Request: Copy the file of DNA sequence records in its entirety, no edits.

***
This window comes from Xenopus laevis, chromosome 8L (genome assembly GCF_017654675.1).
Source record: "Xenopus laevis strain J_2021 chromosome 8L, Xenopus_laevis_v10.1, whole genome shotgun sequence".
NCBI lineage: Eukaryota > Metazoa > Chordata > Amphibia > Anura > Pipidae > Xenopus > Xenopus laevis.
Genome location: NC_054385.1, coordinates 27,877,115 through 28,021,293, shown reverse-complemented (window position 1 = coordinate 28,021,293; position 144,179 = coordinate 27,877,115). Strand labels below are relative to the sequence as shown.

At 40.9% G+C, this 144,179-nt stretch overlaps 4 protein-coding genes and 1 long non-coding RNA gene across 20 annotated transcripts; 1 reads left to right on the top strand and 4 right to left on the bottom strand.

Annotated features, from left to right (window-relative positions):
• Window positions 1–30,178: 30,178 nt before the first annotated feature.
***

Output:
This window comes from Xenopus laevis, chromosome 8L (genome assembly GCF_017654675.1).
Source record: "Xenopus laevis strain J_2021 chromosome 8L, Xenopus_laevis_v10.1, whole genome shotgun sequence".
NCBI lineage: Eukaryota > Metazoa > Chordata > Amphibia > Anura > Pipidae > Xenopus > Xenopus laevis.
Genome location: NC_054385.1, coordinates 27,877,115 through 28,021,293, shown reverse-complemented (window position 1 = coordinate 28,021,293; position 144,179 = coordinate 27,877,115). Strand labels below are relative to the sequence as shown.

At 40.9% G+C, this 144,179-nt stretch overlaps 4 protein-coding genes and 1 long non-coding RNA gene across 20 annotated transcripts; 1 reads left to right on the top strand and 4 right to left on the bottom strand.

Annotated features, from left to right (window-relative positions):
• Window positions 1–30,178: 30,178 nt before the first annotated feature.